DAYTONA BEACH — Frankie Muniz remembers holding his newborn son almost two years ago and asking himself the question every parent does at some point. What will my child think of me?
Muniz realized his major accomplishments were buried in his past. He used to be the star of the hit TV sitcom ”Malcolm in the Middle.” He used to be a famous teen actor and the title character in the film “Agent Cody Banks.” He used to be on “Dancing With the Stars” and drumming in a rock band.
“Everything I’ve done is in my past, right?” Muniz said. “But I wanted him to see me reaching for a dream or reaching for a goal and striving for that.”
So Muniz decided to return to the one piece of unfinished business that still bugged him deep down: auto racing. He’ll drive in his first pro stock car race Saturday at Daytona International Speedway as a full-time rookie in the ARCA Series.
“I think maybe when people hear the story that I’m going racing, they think automatically — ‘Oh, he’s going to have fun, or it’s just a hobby,’” Muniz said. “‘He has money, and he’s just going to go and waste it.’ I’ve heard it all.
“As a racecar driver, my intention is to win the race. I’m not going there thinking I’m going to be happy in 20th. No, no. I want to win.”
Muniz’s sincere love of motorsports started young. As a kid, he’d get up early on the weekends to watch Formula One and NASCAR. He went from his home in Raleigh to NASCAR races in Charlotte and met Dale Earnhardt Sr. before the 2001 Daytona 500 that claimed his life.
Muniz got into a car for a pro/celebrity race at Long Beach and won it in 2005. By that point, Muniz had been nominated for an Emmy and two Golden Globes, acted alongside Amanda Bynes and Hilary Duff and voiced a character on “The Simpsons.” Winning that race trumped all of them.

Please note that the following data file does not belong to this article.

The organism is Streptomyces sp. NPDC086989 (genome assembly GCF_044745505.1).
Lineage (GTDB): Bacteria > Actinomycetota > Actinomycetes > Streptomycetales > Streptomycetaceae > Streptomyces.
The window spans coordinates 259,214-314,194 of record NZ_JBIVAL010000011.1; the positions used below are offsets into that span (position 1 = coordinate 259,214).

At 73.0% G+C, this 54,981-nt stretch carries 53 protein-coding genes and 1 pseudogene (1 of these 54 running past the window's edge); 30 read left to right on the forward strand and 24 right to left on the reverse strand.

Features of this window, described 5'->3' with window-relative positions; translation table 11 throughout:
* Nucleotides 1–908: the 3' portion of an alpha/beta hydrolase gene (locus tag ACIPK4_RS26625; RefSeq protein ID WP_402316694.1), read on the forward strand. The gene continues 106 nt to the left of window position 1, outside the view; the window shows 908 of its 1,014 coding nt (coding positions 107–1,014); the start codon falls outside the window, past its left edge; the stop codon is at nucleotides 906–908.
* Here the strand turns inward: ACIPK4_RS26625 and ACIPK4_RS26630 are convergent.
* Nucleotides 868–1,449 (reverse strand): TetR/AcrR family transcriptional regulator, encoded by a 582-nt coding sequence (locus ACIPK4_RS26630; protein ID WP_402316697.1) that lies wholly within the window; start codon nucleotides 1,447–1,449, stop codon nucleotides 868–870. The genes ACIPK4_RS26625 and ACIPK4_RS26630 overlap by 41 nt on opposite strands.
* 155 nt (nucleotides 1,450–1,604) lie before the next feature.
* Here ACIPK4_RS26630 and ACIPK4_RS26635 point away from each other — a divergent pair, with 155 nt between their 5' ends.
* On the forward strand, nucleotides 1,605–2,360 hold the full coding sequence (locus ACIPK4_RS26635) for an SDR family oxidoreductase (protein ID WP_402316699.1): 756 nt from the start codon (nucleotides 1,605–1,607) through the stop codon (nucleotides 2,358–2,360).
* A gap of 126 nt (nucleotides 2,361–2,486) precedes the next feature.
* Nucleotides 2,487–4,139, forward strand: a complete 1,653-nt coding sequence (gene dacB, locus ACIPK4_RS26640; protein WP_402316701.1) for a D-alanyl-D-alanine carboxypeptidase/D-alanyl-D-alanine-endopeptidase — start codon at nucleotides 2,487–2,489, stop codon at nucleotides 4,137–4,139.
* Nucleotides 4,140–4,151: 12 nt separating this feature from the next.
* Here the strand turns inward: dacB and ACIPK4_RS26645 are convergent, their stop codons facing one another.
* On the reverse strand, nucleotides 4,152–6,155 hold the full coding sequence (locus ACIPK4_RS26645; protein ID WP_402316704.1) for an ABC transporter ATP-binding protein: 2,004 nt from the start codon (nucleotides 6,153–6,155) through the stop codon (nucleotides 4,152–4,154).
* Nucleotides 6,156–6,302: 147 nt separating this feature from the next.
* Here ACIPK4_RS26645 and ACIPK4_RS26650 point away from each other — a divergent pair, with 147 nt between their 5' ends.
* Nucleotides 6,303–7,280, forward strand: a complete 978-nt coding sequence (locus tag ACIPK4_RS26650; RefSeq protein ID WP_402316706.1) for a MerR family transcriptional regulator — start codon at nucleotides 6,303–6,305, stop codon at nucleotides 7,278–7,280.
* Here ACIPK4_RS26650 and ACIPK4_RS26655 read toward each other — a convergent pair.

“That was the greatest feeling I ever had, to cross that finish line,” Muniz said. “I caught the bug.”
He jumped into open-wheel racing in the Formula BMW USA Championship before advancing to the Atlantic Championship. He thought he was poised to get a ride in the prestigious IndyCar Series in 2010, but a bad wreck late in ’09 derailed those plans. While his teammate, Simona de Silvestro, moved on to IndyCar (where she has raced in six Indianapolis 500s and twice finished in the top six at the Grand Prix of St. Petersburg), Muniz was left behind with a broken back and pins in his wrist.
“Then,” Muniz said, “life took over.”
Muniz took up acting again. Joined a rock band. Bought an olive oil shop. Got married.
Though the itch to race never disappeared, it took the birth of his son to push it back into the forefront and send Muniz behind the wheel again.
“I’m an old guy in the sport,” said Muniz, 37. “But if I want to do it — if I want to make it at the level that I want to make it — I’ve got to do it now, and I’ve got to do it at a way quicker pace than most people do.”
To that end, Muniz is all-in on racing. He’s only accepting acting gigs if he can fit them around his ARCA schedule (like a 19-day film shoot scheduled in the six-week gap between races at Phoenix and Talladega). Eventually, he hopes his connections in the business and racing world help him become a NASCAR team owner.
For now, though, he is like any rookie. Granted, he’s a famous one, though “Malcolm in the Middle” fans might be taken aback by his facial hair. He’s a fast one, too; his No. 30 Rette Jones Racing Ford turned the quickest lap (182.212 mph) Thursday among the 33 cars who participated in the ARCA 200 practice session.
But during a news conference Wednesday, Muniz sounded giddy about the opportunity in front of him, as if he was still trying to convince himself that he’s about to race on one of the most iconic tracks in the world.
“I’m ready,” Muniz said. “I not only want to prove it to myself, I’m ready to prove it for my family and the amount of time we’re dedicating to this on and off the track. And, I don’t know. Hopefully we’ll be in this world for years to come.”